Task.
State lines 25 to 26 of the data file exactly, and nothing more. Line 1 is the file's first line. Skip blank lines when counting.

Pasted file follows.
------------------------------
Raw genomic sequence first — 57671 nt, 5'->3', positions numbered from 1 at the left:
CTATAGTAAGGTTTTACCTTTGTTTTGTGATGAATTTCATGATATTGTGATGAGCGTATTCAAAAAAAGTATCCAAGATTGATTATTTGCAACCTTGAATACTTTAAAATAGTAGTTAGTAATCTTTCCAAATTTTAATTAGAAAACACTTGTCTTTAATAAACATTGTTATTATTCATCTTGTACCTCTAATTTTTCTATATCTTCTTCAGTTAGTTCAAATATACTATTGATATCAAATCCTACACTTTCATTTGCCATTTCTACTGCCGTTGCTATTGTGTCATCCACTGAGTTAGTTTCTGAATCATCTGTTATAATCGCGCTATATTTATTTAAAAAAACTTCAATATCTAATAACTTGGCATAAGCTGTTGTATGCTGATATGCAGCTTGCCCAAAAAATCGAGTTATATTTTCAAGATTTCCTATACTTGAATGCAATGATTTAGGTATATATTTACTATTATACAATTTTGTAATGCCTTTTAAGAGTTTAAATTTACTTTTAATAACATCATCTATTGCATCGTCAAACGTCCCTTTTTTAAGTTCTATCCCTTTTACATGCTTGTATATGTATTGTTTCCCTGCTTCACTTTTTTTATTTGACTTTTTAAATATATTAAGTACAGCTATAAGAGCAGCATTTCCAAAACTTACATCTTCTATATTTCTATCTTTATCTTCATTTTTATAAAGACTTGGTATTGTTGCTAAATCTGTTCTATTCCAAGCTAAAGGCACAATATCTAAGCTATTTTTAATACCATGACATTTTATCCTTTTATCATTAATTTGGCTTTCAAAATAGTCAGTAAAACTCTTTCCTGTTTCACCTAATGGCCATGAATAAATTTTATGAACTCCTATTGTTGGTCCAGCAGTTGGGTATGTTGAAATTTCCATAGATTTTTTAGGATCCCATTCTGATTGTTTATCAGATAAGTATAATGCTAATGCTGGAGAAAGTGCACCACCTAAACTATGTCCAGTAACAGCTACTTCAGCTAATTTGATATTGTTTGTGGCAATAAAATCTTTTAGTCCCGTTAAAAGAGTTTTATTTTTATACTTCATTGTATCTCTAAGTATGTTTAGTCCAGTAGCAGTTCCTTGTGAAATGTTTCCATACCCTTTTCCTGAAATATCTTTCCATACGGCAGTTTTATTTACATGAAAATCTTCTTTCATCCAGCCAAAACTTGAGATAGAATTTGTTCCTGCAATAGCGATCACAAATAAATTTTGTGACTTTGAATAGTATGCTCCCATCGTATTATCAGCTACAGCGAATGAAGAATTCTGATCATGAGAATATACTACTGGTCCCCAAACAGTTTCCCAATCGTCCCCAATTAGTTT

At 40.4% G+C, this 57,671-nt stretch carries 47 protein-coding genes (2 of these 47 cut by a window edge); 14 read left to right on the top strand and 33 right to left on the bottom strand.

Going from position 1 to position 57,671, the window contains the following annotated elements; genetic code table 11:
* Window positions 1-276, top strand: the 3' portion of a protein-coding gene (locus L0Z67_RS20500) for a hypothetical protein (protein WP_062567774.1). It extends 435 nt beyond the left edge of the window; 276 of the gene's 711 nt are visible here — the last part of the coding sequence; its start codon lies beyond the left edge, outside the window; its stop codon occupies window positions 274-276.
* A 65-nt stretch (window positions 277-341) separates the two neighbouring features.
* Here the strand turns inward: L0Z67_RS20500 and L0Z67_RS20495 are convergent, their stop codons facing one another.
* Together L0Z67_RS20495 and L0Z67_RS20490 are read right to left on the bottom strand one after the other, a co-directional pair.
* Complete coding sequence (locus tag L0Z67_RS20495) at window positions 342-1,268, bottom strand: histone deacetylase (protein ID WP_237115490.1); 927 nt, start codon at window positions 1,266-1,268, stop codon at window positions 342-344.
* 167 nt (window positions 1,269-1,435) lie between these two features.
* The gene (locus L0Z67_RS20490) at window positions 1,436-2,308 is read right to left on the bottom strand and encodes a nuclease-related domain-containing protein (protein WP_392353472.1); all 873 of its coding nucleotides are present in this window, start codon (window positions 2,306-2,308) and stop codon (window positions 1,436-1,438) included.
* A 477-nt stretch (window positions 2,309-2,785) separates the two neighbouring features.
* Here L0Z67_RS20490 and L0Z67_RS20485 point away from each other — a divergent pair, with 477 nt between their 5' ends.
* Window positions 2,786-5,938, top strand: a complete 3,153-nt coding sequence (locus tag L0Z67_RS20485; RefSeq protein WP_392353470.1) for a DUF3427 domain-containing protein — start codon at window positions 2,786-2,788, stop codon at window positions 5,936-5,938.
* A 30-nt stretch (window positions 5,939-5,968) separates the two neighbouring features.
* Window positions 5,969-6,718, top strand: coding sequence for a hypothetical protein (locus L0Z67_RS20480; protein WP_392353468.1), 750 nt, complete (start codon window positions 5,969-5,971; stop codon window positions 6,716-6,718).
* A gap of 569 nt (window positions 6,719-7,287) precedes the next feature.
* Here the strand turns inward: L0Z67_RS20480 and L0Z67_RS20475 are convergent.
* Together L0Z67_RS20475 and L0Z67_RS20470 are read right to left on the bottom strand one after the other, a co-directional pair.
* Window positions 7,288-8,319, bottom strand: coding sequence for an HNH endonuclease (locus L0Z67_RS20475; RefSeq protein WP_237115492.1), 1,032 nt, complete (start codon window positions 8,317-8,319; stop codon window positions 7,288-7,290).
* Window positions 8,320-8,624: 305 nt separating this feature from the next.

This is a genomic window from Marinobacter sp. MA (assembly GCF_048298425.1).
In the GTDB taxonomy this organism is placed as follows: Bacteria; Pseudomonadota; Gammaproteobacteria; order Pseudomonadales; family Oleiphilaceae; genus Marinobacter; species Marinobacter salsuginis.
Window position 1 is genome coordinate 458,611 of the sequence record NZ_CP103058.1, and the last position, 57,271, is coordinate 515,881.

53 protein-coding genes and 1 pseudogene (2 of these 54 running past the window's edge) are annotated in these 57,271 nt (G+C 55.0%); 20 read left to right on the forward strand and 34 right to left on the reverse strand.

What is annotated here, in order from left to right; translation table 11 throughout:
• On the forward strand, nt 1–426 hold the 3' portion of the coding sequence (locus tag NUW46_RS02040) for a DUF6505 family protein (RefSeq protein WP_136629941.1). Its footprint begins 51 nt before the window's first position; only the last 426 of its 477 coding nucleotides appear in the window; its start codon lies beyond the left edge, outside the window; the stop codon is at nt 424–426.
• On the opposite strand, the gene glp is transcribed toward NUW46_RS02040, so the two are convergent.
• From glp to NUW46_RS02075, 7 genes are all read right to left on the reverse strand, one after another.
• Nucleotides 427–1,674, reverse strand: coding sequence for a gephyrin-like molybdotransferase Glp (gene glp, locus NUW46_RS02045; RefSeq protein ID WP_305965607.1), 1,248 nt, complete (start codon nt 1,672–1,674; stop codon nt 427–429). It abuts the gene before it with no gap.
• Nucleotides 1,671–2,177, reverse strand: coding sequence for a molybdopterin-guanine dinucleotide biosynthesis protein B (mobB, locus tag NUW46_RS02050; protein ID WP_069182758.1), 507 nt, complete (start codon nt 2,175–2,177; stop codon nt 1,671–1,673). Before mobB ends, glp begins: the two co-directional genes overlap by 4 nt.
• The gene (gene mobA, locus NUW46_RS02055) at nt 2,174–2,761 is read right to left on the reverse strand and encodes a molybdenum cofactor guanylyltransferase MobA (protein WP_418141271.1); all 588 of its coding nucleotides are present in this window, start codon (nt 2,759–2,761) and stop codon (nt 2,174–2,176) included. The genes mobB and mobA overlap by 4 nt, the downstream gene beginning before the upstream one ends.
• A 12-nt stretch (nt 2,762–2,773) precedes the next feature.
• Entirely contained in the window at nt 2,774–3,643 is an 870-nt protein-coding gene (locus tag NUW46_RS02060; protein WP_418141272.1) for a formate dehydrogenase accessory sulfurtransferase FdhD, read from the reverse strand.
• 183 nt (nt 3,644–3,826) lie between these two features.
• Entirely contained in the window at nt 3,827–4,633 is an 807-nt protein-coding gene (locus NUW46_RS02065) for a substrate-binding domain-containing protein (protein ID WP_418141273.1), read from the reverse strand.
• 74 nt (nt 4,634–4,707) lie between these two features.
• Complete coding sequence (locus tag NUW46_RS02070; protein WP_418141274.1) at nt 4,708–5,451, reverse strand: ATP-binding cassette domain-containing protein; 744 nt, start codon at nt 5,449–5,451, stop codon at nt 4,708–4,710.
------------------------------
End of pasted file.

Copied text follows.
53 protein-coding genes and 1 pseudogene (2 of these 54 running past the window's edge) are annotated in these 57,271 nt (G+C 55.0%); 20 read left to right on the forward strand and 34 right to left on the reverse strand.

What is annotated here, in order from left to right; translation table 11 throughout: